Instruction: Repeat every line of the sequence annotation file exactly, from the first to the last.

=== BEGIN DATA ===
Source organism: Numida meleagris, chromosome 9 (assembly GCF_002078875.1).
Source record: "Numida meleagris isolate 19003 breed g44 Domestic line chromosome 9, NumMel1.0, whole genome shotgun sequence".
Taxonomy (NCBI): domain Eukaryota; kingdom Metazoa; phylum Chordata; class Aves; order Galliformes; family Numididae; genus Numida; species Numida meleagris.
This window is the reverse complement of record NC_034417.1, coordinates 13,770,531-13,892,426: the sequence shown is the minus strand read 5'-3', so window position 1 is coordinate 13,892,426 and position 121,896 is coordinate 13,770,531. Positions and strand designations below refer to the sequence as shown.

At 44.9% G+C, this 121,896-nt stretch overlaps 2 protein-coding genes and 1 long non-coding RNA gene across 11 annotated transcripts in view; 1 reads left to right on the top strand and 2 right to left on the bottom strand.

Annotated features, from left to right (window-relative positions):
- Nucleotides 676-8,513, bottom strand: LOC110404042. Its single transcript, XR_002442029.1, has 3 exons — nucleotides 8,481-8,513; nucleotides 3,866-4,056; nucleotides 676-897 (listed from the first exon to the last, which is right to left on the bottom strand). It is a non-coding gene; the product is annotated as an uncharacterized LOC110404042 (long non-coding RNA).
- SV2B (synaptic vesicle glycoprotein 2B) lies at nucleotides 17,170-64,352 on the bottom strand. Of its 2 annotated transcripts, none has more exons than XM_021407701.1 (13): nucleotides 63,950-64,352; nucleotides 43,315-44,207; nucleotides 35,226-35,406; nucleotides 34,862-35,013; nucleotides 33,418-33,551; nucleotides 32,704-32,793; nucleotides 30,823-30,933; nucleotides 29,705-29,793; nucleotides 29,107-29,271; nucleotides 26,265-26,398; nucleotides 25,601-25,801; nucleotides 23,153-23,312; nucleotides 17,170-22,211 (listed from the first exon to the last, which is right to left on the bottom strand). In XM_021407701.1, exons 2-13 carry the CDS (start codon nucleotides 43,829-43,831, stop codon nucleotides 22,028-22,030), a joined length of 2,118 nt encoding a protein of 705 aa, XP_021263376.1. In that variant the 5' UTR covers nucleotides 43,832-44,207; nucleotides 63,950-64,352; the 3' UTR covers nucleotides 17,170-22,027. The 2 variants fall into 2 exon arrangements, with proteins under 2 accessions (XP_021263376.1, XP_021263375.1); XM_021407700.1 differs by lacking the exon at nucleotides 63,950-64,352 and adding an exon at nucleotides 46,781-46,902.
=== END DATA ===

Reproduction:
Source organism: Numida meleagris, chromosome 9 (assembly GCF_002078875.1).
Source record: "Numida meleagris isolate 19003 breed g44 Domestic line chromosome 9, NumMel1.0, whole genome shotgun sequence".
Taxonomy (NCBI): domain Eukaryota; kingdom Metazoa; phylum Chordata; class Aves; order Galliformes; family Numididae; genus Numida; species Numida meleagris.
This window is the reverse complement of record NC_034417.1, coordinates 13,770,531-13,892,426: the sequence shown is the minus strand read 5'-3', so window position 1 is coordinate 13,892,426 and position 121,896 is coordinate 13,770,531. Positions and strand designations below refer to the sequence as shown.

At 44.9% G+C, this 121,896-nt stretch overlaps 2 protein-coding genes and 1 long non-coding RNA gene across 11 annotated transcripts in view; 1 reads left to right on the top strand and 2 right to left on the bottom strand.

Annotated features, from left to right (window-relative positions):
- Nucleotides 676-8,513, bottom strand: LOC110404042. Its single transcript, XR_002442029.1, has 3 exons — nucleotides 8,481-8,513; nucleotides 3,866-4,056; nucleotides 676-897 (listed from the first exon to the last, which is right to left on the bottom strand). It is a non-coding gene; the product is annotated as an uncharacterized LOC110404042 (long non-coding RNA).
- SV2B (synaptic vesicle glycoprotein 2B) lies at nucleotides 17,170-64,352 on the bottom strand. Of its 2 annotated transcripts, none has more exons than XM_021407701.1 (13): nucleotides 63,950-64,352; nucleotides 43,315-44,207; nucleotides 35,226-35,406; nucleotides 34,862-35,013; nucleotides 33,418-33,551; nucleotides 32,704-32,793; nucleotides 30,823-30,933; nucleotides 29,705-29,793; nucleotides 29,107-29,271; nucleotides 26,265-26,398; nucleotides 25,601-25,801; nucleotides 23,153-23,312; nucleotides 17,170-22,211 (listed from the first exon to the last, which is right to left on the bottom strand). In XM_021407701.1, exons 2-13 carry the CDS (start codon nucleotides 43,829-43,831, stop codon nucleotides 22,028-22,030), a joined length of 2,118 nt encoding a protein of 705 aa, XP_021263376.1. In that variant the 5' UTR covers nucleotides 43,832-44,207; nucleotides 63,950-64,352; the 3' UTR covers nucleotides 17,170-22,027. The 2 variants fall into 2 exon arrangements, with proteins under 2 accessions (XP_021263376.1, XP_021263375.1); XM_021407700.1 differs by lacking the exon at nucleotides 63,950-64,352 and adding an exon at nucleotides 46,781-46,902.